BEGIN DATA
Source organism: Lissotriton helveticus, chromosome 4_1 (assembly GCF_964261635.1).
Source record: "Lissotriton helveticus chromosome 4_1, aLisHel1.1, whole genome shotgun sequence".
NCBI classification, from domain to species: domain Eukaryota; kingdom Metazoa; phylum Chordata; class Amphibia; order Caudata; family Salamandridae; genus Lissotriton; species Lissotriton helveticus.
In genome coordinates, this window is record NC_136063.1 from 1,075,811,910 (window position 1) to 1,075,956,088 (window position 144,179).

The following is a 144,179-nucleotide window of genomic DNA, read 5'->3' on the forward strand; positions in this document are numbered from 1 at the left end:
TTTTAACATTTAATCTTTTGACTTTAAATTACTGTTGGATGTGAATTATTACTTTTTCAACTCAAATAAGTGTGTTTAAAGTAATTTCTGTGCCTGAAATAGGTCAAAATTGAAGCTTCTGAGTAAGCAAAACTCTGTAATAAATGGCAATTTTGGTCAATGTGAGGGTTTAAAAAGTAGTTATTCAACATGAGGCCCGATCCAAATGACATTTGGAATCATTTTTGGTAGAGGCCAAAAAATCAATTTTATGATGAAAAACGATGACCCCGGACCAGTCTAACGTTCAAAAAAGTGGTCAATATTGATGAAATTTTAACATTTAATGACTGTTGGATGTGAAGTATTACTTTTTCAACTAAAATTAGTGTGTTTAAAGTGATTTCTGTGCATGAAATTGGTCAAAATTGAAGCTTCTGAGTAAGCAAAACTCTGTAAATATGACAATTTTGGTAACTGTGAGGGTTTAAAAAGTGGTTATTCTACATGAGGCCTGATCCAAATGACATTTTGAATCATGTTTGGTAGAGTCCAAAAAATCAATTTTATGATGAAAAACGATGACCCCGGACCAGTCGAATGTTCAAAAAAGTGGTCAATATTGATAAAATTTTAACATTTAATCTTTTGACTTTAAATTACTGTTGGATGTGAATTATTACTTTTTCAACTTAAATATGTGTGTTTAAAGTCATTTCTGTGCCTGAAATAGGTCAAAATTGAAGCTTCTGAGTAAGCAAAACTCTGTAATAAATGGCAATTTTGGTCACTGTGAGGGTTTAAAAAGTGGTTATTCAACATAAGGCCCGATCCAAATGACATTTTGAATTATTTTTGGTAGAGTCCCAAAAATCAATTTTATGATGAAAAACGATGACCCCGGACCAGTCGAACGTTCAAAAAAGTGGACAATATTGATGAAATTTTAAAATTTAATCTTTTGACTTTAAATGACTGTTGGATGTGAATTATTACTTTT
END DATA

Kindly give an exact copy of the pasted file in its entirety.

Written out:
Source organism: Lissotriton helveticus, chromosome 4_1 (assembly GCF_964261635.1).
Source record: "Lissotriton helveticus chromosome 4_1, aLisHel1.1, whole genome shotgun sequence".
NCBI classification, from domain to species: domain Eukaryota; kingdom Metazoa; phylum Chordata; class Amphibia; order Caudata; family Salamandridae; genus Lissotriton; species Lissotriton helveticus.
In genome coordinates, this window is record NC_136063.1 from 1,075,811,910 (window position 1) to 1,075,956,088 (window position 144,179).

The following is a 144,179-nucleotide window of genomic DNA, read 5'->3' on the forward strand; positions in this document are numbered from 1 at the left end:
TTTTAACATTTAATCTTTTGACTTTAAATTACTGTTGGATGTGAATTATTACTTTTTCAACTCAAATAAGTGTGTTTAAAGTAATTTCTGTGCCTGAAATAGGTCAAAATTGAAGCTTCTGAGTAAGCAAAACTCTGTAATAAATGGCAATTTTGGTCAATGTGAGGGTTTAAAAAGTAGTTATTCAACATGAGGCCCGATCCAAATGACATTTGGAATCATTTTTGGTAGAGGCCAAAAAATCAATTTTATGATGAAAAACGATGACCCCGGACCAGTCTAACGTTCAAAAAAGTGGTCAATATTGATGAAATTTTAACATTTAATGACTGTTGGATGTGAAGTATTACTTTTTCAACTAAAATTAGTGTGTTTAAAGTGATTTCTGTGCATGAAATTGGTCAAAATTGAAGCTTCTGAGTAAGCAAAACTCTGTAAATATGACAATTTTGGTAACTGTGAGGGTTTAAAAAGTGGTTATTCTACATGAGGCCTGATCCAAATGACATTTTGAATCATGTTTGGTAGAGTCCAAAAAATCAATTTTATGATGAAAAACGATGACCCCGGACCAGTCGAATGTTCAAAAAAGTGGTCAATATTGATAAAATTTTAACATTTAATCTTTTGACTTTAAATTACTGTTGGATGTGAATTATTACTTTTTCAACTTAAATATGTGTGTTTAAAGTCATTTCTGTGCCTGAAATAGGTCAAAATTGAAGCTTCTGAGTAAGCAAAACTCTGTAATAAATGGCAATTTTGGTCACTGTGAGGGTTTAAAAAGTGGTTATTCAACATAAGGCCCGATCCAAATGACATTTTGAATTATTTTTGGTAGAGTCCCAAAAATCAATTTTATGATGAAAAACGATGACCCCGGACCAGTCGAACGTTCAAAAAAGTGGACAATATTGATGAAATTTTAAAATTTAATCTTTTGACTTTAAATGACTGTTGGATGTGAATTATTACTTTT